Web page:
RIM braces for Q1 loss, Apple’s British design genius + Flattr and the app dictatorship


Your Tuesday Mobile Pint: the top mobile stories from the past 24 hours, good to the last drop.

RIM Says Its Going To Have A Loss In Q1, And It Hired Bankers To Explore ‘Options’ (via Reuters)
Research In Motion Ltd on Tuesday warned it could report its second consecutive quarterly operating loss and said it had engaged bankers to help it review its business, the latest in a string of dismal messages from the once-dominant BlackBerry maker. RIM shares, already down nearly 80 percent over the past 12 months, slumped nearly 13 percent in after-market trading, slithering to around $9.77 a share.

Jonathan Ive interview: Apple’s design genius is British to the core (via The Telegraph)
Apple’s design guru Jonathan Ive, who will receive a knighthood for creating products such as the iPad, explains why Britain’s industrial heritage lies behind his success.

Gartner: Over $172B In Mobile Payments In 2012; SMS, Web Most Popular Routes (via TechCrunch)
Research out today from Gartner says that this year will see more than $171.5 billion in mobile payment transactions — a rise of over 60 percent on 2011′s $105.9 billion — with 212.2 million people (up 32 percent from 160.5m in 2011) using some form of mobile payment service. And what’s fuelling the rise? Despite the rise of smartphones, it’s legacy-based services like SMS and web-based transactions.

iPhone App Downloads Dropped Again In April, As Apple’s Bot Crackdown Continues
March saw the biggest decline in terms of the impact of the download bot ban, with a huge 30% drop that month. The drop was in part due to exiting the busy holiday season when app installs spike, but was also due to Apple’s new policy on the use of these automated tactics designed to boost app’s rankings. In February, Apple warned developers to not use services like this to manipulate the chart.

Flattr: we’re victims of an ‘app dictatorship’ (via GigaOM)
The Swedish startup — which pitches itself as the “like” button that actually means something — effectively turns Kickstarter-like crowdfunding into a subscription service. Users pay in a fixed sum each month, and each time they like a project or service online they press a Flattr button on the site. At the end of the month, their pool of money is distributed evenly between all of the different things that the user has liked.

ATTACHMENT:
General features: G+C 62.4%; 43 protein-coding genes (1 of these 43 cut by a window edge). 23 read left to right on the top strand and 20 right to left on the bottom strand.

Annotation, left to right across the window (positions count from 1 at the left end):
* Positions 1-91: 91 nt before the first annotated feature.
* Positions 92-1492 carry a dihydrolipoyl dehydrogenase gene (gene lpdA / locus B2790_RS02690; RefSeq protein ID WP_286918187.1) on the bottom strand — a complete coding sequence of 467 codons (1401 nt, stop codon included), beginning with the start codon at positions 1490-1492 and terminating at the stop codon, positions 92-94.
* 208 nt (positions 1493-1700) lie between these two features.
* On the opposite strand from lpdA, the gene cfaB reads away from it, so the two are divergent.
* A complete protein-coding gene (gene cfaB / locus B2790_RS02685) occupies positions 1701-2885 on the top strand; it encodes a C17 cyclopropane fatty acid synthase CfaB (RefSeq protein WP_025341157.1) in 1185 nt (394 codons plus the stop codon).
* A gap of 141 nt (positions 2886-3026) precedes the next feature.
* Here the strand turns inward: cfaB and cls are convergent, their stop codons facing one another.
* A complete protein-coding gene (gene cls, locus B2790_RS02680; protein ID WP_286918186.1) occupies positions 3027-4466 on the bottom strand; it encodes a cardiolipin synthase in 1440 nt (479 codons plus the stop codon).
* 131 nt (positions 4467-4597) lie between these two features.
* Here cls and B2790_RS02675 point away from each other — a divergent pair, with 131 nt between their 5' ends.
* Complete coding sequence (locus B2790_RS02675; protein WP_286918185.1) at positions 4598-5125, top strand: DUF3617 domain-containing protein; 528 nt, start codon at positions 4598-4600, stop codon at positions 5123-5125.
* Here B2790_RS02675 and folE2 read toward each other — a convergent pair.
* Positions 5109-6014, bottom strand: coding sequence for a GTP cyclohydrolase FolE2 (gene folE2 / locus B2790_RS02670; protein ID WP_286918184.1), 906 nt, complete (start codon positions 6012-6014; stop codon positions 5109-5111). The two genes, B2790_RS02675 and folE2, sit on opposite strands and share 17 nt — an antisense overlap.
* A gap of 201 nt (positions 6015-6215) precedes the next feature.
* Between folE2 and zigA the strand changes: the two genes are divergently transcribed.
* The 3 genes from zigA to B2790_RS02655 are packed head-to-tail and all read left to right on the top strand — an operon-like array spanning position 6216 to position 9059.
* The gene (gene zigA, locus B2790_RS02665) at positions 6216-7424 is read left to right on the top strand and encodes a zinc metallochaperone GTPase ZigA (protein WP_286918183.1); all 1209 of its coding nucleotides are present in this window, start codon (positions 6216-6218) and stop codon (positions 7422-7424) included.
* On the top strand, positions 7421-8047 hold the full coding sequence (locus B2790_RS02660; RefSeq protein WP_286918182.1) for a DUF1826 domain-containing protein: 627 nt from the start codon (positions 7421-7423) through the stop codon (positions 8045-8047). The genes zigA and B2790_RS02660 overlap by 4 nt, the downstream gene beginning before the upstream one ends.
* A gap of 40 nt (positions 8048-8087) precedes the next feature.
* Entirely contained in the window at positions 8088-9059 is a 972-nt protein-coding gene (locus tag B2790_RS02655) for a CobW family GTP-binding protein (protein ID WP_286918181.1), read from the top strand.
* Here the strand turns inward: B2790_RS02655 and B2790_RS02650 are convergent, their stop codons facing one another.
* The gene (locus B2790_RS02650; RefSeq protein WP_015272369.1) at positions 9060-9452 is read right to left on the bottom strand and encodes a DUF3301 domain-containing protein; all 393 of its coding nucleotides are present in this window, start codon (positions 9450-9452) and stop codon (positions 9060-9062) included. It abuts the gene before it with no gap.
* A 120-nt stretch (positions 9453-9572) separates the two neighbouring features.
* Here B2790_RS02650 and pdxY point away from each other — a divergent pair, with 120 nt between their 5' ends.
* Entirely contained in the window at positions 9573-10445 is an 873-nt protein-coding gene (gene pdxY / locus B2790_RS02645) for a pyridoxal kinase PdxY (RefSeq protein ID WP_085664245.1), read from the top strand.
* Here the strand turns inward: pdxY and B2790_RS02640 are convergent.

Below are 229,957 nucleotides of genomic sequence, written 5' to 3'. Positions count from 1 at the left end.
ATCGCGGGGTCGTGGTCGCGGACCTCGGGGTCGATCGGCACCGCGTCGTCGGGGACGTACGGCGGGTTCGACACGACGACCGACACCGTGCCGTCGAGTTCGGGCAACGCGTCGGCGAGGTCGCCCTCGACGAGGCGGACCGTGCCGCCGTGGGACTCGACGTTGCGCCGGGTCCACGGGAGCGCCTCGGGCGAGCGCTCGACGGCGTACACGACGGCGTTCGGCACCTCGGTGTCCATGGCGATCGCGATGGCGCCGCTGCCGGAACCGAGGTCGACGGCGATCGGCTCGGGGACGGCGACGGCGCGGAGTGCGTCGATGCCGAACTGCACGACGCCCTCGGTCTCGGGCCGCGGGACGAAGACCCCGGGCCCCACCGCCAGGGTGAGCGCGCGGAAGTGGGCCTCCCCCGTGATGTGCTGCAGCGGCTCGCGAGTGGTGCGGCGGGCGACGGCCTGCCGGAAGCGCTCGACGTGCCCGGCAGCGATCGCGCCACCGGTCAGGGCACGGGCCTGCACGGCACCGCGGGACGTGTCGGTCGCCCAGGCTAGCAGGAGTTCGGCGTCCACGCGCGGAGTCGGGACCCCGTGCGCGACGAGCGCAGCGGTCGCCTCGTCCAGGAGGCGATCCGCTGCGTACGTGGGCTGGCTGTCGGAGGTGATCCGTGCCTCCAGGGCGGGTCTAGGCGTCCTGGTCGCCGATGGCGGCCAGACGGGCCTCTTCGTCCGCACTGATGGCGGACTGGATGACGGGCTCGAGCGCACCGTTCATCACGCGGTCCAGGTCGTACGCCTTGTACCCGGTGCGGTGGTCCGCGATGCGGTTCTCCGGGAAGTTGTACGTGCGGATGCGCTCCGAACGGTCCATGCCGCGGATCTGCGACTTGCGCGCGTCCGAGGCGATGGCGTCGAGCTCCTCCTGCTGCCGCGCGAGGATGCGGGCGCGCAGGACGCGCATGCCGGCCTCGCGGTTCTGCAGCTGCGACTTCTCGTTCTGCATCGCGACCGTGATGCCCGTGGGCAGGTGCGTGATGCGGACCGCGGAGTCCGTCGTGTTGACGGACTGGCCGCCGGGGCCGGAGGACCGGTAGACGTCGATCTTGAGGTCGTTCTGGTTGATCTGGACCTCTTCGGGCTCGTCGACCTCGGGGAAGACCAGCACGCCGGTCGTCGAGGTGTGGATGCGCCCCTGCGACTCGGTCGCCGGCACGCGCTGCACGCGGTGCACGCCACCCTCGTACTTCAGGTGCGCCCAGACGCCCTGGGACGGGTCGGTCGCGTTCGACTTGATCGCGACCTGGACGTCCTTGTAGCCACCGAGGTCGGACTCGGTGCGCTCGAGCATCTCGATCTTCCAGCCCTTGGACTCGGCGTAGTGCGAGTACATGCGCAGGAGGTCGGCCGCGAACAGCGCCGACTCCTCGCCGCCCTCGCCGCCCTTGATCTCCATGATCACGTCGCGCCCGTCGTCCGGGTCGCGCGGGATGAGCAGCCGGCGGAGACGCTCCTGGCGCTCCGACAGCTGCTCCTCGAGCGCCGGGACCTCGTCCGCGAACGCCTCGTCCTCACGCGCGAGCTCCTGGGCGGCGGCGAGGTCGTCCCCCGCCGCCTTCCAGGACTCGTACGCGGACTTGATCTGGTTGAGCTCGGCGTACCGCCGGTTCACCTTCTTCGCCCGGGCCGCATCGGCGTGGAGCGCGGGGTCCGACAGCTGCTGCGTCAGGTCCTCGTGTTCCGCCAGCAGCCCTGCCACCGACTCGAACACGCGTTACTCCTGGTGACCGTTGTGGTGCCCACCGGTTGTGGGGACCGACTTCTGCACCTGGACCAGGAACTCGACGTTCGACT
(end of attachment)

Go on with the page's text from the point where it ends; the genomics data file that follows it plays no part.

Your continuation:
Startups Tackle Wireless Bills for Consumers (via BetaKit)
Instead of starting your own carrier or relying on phone-specific data limiting features, a number of startups have emerged in order to help mobile consumers address this need and avoid “bill shock.”

So Facebook Isn’t the New Google, But Zuckerberg Could Be the New Bezos (via PandoDaily)
One part of Facebook’s IPO playbook is very much still TBD: Whether Wall Street will accept a young, inexperienced Wunderkind of a CEO. Much more hangs on this for the future of this company and companies in the future than how the shares immediately priced.

Why you’ll want a 1080p screen on your smartphone (via GigaOM)
Of course, in mobile technology there are always trade-offs and the one I see here is between full high-definition resolution and the size of the screen, which directly influences the size of a smartphone. Some have said that Android phones are growing in size because they need room for LTE radios, but I believe that’s a secondary reason, if it’s even valid at all. Instead, as I’ve been suggesting for two years: Consumers are eating up more mobile video and immersive applications that are better experienced with larger, higher-resolution screens. In some regions, online video consumption on mobiles is higher than on fixed broadband.

About the author

Douglas Soltys

Douglas is the former Editor-In-Chief of Inside BlackBerry, BlackBerry Cool, and QuicklyBored, which he launched as a mobile gaming industry site. His knowledge of mobile and social media led him to a job at RIM (BlackBerry), where he got to travel the world and do lots of cool things. He is often left-handed, but rarely sinister.

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